So Long to Taveuni (But Not to My Bottle of Potato Juice)

I tried to use our recent move as an opportunity to get rid of a lot of stuff that had built up over the last six and a half years we lived in our apartment in Brooklyn. I certainly didn’t need the inflatable Homer Simpson in a Santa Claus outfit that had been living in our basement or the software installation CDs for a PC I no longer have.

A lot of stuff got thrown out, but I did make an effort to give away as much stuff as I could. I made a particular effort to give away our house plants and we ended up giving away all of them except for the enormous plam tree in our bedroom that reached all the way up to our ceiling. I got Taveuni (named after an island in Fiji* I had visited) shortly after I had moved to New York in 1999 and the plant just kept growing.


Several people took a look at Taveuni, but none of them ended up taking it. In the end, I was resigned to the fact that I’d have to throw it away. On the day of the move I was going to have the movers help me take it downstairs, but we ended up running out of time so I left Taveuni (and a couch we were also going to put on the curb) behind. I’d like to pretend that the building manager would keep it for the new tenants, but I don’t think that’s what happened.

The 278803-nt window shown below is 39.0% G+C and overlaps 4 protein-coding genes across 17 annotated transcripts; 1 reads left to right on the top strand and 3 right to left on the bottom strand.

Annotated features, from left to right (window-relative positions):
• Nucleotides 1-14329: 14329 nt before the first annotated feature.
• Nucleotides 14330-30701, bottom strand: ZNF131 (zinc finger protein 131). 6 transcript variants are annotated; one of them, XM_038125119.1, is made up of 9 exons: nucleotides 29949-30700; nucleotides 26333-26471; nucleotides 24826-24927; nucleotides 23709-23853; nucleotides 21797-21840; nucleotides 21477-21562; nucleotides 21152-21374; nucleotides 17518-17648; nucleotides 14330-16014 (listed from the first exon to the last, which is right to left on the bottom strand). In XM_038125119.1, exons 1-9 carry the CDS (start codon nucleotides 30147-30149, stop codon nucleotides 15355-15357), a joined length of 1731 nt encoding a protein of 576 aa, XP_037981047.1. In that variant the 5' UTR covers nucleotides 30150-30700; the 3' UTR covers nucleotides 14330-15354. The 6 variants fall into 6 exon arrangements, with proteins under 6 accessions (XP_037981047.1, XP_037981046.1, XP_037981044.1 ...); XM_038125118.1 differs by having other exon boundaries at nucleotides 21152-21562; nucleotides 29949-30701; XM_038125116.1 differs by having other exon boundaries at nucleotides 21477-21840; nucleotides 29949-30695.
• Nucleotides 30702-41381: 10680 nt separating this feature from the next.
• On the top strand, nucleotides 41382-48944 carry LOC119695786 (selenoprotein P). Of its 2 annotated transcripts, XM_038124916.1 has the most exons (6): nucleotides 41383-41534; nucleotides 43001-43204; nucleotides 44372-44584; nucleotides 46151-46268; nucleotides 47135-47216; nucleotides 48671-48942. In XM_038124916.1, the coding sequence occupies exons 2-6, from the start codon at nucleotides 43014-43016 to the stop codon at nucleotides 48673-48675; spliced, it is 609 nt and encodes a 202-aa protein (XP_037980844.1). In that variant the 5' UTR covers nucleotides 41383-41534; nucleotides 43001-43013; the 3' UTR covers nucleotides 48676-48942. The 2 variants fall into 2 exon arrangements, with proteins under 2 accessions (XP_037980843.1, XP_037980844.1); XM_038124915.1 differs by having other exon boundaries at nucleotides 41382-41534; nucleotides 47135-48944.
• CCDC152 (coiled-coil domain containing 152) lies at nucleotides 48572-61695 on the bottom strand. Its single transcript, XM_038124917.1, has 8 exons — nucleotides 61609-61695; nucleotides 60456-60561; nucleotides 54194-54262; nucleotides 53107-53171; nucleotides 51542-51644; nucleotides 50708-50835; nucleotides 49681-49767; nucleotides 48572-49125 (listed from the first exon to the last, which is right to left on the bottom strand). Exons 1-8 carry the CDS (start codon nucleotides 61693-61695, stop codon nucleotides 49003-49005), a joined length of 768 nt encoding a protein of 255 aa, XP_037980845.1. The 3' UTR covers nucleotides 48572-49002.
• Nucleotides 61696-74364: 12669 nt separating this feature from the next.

There were some other things that I went back and forth on about keeping or not. For an example of what I got sentimental about, I couldn’t bring myself to get rid of my empty bottle of potato juice that we picked up on our trip to Iceland. Other than the pictures that’s one of the only souvenirs I have from the trip, so I figure I’d keep it. It is undeniably an interesting thing (it tasted a lot like dirt, if you were curious) but is it worth shipping across country? It probably isn’t, but I’ll hold on to it until the next move at least.


* We were scheduled to go scuba diving there after spending some time on the main island as part of Habitat for Humanity’s Global Village program. I wasn’t pleased to find out right before we left to go there that the name of the island translates as ‘Shark Island’. I did end up seeing one shark while we were diving and it wasn’t the terrifying experience I had expected it to be.

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